In this article, Dr Sunil Gupta, GP and Clinical Advisor for Dementia (Midlands and East) at NHS England has invited Dave Ash, Regional Operations Manager for West Midlands at Alzheimer’s Society to discuss how you can help the fight against dementia by becoming a Dementia Friend.
Message from Dr Sunil Gupta, GP and Clinical Advisor for Dementia (Midlands and East) at NHS England:
“This is the last of seven articles I have written offering information and advice about dementia – what the signs are, how it is diagnosed, what happens following a diagnosis, providing the right care and planning for a future. I hope you have found these useful and it has helped more people to become aware and have a better understanding of the condition. If you would like to receive copies of the other articles please email email@example.com
“I’m delighted that in this final article, Dave Ash from Alzheimer’s Society has written about Dementia Friends, a fantastic initiative which NHS England is proud to support.”
Helping people with dementia
In the UK, more than 40 per cent of us know someone, or have known someone living with dementia. This may be a relative, family friend or someone living in your neighbourhood.
Research has also shown that it is the condition most feared by those over 55. Yet, public understanding of dementia is still surprisingly low. This lack of understanding can mean that many people feel they don’t know how to talk to people with symptoms of dementia and a fear of doing the wrong thing leads to avoidance. As a result people with dementia can find themselves being stigmatised or ignored. Unfortunately that means many people with dementia who live in the community are often struggling with loneliness, and some even lose their friends after they receive a diagnosis.
Dementia Friends is a trailblazing Alzheimer’s Society initiative that was launched to change this picture. Its goal is to transform the way the nation thinks, acts and talks about dementia by giving more people an understanding of the condition and the small things that could make a difference to people living in their community. Since its launch in 2013, a million people have already become Dementia Friends.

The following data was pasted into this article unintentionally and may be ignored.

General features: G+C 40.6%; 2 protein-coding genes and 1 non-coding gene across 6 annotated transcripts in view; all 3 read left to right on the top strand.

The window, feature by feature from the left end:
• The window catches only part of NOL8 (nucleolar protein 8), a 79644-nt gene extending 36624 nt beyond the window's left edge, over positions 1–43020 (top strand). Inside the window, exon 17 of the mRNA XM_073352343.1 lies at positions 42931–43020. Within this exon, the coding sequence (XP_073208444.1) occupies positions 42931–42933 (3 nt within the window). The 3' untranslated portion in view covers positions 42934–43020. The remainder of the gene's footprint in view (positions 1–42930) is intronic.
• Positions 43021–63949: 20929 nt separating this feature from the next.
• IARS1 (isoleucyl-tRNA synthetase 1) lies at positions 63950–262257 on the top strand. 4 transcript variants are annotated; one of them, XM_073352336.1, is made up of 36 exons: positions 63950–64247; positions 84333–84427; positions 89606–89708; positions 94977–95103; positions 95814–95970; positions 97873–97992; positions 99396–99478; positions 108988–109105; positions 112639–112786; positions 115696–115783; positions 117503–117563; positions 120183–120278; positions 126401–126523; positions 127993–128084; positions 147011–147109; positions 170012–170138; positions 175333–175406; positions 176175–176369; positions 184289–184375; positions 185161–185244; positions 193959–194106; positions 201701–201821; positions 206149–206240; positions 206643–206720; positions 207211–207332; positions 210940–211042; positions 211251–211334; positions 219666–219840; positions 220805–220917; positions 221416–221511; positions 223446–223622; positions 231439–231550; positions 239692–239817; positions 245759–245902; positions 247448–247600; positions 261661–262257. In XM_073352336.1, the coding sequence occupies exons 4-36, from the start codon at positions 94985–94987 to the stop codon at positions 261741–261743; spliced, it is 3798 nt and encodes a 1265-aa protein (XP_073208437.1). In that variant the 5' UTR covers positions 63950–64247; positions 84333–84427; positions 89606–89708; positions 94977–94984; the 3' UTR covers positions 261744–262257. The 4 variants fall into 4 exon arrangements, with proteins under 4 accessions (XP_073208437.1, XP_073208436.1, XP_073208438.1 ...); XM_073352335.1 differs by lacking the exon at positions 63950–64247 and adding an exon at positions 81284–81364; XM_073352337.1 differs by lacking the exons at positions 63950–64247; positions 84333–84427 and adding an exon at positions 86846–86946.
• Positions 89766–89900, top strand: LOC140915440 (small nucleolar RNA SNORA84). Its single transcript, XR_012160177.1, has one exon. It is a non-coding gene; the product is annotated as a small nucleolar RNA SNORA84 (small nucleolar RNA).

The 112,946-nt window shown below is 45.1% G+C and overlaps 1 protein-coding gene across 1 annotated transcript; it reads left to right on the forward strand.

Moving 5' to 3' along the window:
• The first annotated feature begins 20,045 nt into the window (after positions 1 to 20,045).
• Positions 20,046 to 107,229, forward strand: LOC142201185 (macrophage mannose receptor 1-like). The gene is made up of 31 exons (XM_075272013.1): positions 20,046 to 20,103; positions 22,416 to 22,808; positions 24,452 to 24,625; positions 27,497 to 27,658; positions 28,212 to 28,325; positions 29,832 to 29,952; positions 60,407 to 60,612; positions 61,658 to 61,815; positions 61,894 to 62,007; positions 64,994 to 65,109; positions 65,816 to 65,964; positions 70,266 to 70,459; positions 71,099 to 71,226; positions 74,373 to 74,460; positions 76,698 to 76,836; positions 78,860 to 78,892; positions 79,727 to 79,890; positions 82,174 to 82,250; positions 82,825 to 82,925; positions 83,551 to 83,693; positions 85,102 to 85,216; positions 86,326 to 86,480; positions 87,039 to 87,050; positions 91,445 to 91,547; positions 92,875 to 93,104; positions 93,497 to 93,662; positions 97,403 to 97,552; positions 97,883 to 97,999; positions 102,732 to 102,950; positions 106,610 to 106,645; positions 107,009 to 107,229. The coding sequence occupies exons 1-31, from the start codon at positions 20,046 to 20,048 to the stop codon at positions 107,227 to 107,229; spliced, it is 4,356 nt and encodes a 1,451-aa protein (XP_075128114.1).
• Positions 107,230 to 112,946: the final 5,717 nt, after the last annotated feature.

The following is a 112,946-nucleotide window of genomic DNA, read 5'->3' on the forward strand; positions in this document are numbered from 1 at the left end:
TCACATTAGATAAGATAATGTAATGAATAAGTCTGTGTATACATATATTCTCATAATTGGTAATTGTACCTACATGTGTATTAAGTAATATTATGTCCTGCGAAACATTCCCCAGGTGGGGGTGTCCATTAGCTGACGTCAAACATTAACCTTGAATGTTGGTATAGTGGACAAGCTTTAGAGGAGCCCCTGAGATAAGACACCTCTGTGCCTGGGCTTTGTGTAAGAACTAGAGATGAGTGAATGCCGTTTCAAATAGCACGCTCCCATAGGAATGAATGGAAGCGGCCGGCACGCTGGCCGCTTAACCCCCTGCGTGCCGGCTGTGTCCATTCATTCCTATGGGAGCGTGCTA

Sessions have been held in libraries, town halls and leisure centres, while key high street names such as Marks & Spencer, Lloyds Pharmacy and Argos have also committed to make thousands of their staff Dementia Friends. But there is still a long way to go and Alzheimer’s Society is keen to see as many people as possible signing up so together, we can create more dementia friendly communities.
How do I become a Dementia Friend?
Becoming a Dementia Friend is easy to do. You can go online and watch a short video or attend one of the many information sessions that are being held across the country.
By becoming a Dementia Friend, you can learn a little more about dementia and how you can turn that understanding into action. In the face-to-face sessions, you can take part in a number of interactive activities which help to put you in the shoes of people with dementia and understand about how they might feel.
Everyone who becomes a Dementia Friend is given a distinctive forget-me-not badge which it is hoped will become a commonplace sight across England.
Turning understanding into action
Once you’ve taken part in the Dementia Friends’ information session, Alzheimer’s Society asks that you tell them how you are going to turn your understanding of dementia into a practical action. Every action counts – you don’t have to commit to doing something time-consuming.
Dementia actions could include:
- behaving patiently with someone showing the signs of dementia
- spending more time with, helping or supporting a friend or relative affected by dementia
- signposting people affected by dementia to more information and support
- volunteering with an organisation to support people with dementia.
- fundraising for a dementia-related cause.
- helping your workplace to be more dementia friendly.
- telling other people about Dementia Friends or spreading the word through social media.
Alzheimer’s Society is also keen to recruit more Dementia Friends Champions – these are volunteers who run the Dementia Friends sessions. Anyone interested in becoming a Champion can sign up for a training day where they will be provided with the information and support they need to help spread this social movement.
Further information and support
For more information on becoming a Dementia Friend visit www.dementiafriends.org.uk
You can find lots more information, advice and support on dementia via the following websites:
- Alzheimer’s Society – www.alzheimers.org.uk
- NHS – www.nhs.uk/conditions/Alzheimers-disease
- Dementia UK – www.dementiauk.org
- Carers Trust – www.carers.org
- Carers Association – www.carersuk.org
You can also call the National Dementia Helpline on 0300 222 1122 or Carers Direct on 0300 123 1053.